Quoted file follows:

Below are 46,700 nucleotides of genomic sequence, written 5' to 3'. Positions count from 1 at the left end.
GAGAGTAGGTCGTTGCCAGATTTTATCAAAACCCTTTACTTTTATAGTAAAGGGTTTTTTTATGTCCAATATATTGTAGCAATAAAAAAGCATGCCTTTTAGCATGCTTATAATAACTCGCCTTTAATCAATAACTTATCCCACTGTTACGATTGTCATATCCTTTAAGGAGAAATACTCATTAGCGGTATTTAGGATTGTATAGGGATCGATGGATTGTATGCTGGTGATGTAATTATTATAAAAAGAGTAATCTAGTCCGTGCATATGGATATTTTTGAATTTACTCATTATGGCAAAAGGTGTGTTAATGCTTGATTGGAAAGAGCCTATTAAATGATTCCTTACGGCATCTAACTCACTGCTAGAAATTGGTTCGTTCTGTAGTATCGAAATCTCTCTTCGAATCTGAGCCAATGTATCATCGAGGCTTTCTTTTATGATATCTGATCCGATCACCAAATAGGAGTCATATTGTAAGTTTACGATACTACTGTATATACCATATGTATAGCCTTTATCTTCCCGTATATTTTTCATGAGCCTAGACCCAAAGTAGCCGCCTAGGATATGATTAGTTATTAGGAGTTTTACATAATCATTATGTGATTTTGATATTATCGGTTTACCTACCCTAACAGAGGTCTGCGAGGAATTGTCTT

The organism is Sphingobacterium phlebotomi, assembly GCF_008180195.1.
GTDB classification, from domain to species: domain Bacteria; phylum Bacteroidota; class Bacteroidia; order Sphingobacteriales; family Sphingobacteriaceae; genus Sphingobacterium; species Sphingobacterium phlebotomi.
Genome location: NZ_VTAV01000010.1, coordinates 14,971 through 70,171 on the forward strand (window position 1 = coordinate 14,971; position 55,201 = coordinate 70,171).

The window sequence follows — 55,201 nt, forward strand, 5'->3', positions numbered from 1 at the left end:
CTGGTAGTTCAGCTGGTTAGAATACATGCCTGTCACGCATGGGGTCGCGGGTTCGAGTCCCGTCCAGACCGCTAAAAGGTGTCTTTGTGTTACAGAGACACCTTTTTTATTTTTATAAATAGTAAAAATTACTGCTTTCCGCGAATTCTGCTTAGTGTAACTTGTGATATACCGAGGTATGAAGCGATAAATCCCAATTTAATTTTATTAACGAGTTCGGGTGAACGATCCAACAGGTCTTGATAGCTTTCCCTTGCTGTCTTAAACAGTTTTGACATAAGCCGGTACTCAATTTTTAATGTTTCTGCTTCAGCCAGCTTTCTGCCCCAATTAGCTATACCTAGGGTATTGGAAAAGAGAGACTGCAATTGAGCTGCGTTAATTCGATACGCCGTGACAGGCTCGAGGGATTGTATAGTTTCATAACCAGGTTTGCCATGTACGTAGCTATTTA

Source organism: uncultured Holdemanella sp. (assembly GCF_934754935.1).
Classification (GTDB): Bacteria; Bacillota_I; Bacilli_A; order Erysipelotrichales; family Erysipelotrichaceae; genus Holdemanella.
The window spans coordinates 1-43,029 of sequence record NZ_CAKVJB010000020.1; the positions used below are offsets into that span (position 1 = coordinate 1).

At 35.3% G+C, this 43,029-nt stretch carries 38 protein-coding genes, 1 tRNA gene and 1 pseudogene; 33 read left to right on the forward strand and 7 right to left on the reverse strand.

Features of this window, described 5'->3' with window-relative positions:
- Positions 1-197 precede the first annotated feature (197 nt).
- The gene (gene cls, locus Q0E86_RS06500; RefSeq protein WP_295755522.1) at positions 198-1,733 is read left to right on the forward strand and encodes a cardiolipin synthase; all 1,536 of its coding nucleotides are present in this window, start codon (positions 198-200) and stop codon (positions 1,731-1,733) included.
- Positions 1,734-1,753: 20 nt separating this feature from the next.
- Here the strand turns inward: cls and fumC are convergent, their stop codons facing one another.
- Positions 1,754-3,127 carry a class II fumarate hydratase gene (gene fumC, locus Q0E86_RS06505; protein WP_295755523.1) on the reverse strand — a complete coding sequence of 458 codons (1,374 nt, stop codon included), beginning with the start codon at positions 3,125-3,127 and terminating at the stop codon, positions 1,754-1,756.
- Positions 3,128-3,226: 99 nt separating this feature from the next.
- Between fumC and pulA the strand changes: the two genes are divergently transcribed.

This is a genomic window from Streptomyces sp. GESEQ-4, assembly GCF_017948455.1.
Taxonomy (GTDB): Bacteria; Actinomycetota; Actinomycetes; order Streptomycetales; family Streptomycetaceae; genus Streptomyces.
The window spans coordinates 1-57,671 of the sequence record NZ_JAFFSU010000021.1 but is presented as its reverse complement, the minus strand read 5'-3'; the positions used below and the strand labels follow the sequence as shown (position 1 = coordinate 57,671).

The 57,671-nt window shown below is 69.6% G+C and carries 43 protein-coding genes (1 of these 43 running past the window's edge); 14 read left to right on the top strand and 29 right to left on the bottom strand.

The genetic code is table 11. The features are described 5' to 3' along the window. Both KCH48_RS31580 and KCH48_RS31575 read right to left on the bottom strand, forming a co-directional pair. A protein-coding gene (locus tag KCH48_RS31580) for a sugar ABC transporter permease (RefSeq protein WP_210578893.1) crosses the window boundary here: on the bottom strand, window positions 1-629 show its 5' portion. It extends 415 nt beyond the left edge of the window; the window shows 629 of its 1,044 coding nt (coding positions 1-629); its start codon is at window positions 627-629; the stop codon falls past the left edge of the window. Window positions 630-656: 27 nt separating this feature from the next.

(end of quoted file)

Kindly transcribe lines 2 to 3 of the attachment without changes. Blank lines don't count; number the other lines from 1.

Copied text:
GAGAGTAGGTCGTTGCCAGATTTTATCAAAACCCTTTACTTTTATAGTAAAGGGTTTTTTTATGTCCAATATATTGTAGCAATAAAAAAGCATGCCTTTTAGCATGCTTATAATAACTCGCCTTTAATCAATAACTTATCCCACTGTTACGATTGTCATATCCTTTAAGGAGAAATACTCATTAGCGGTATTTAGGATTGTATAGGGATCGATGGATTGTATGCTGGTGATGTAATTATTATAAAAAGAGTAATCTAGTCCGTGCATATGGATATTTTTGAATTTACTCATTATGGCAAAAGGTGTGTTAATGCTTGATTGGAAAGAGCCTATTAAATGATTCCTTACGGCATCTAACTCACTGCTAGAAATTGGTTCGTTCTGTAGTATCGAAATCTCTCTTCGAATCTGAGCCAATGTATCATCGAGGCTTTCTTTTATGATATCTGATCCGATCACCAAATAGGAGTCATATTGTAAGTTTACGATACTACTGTATATACCATATGTATAGCCTTTATCTTCCCGTATATTTTTCATGAGCCTAGACCCAAAGTAGCCGCCTAGGATATGATTAGTTATTAGGAGTTTTACATAATCATTATGTGATTTTGATATTATCGGTTTACCTACCCTAACAGAGGTCTGCGAGGAATTGTCTT

The organism is Sphingobacterium phlebotomi, assembly GCF_008180195.1.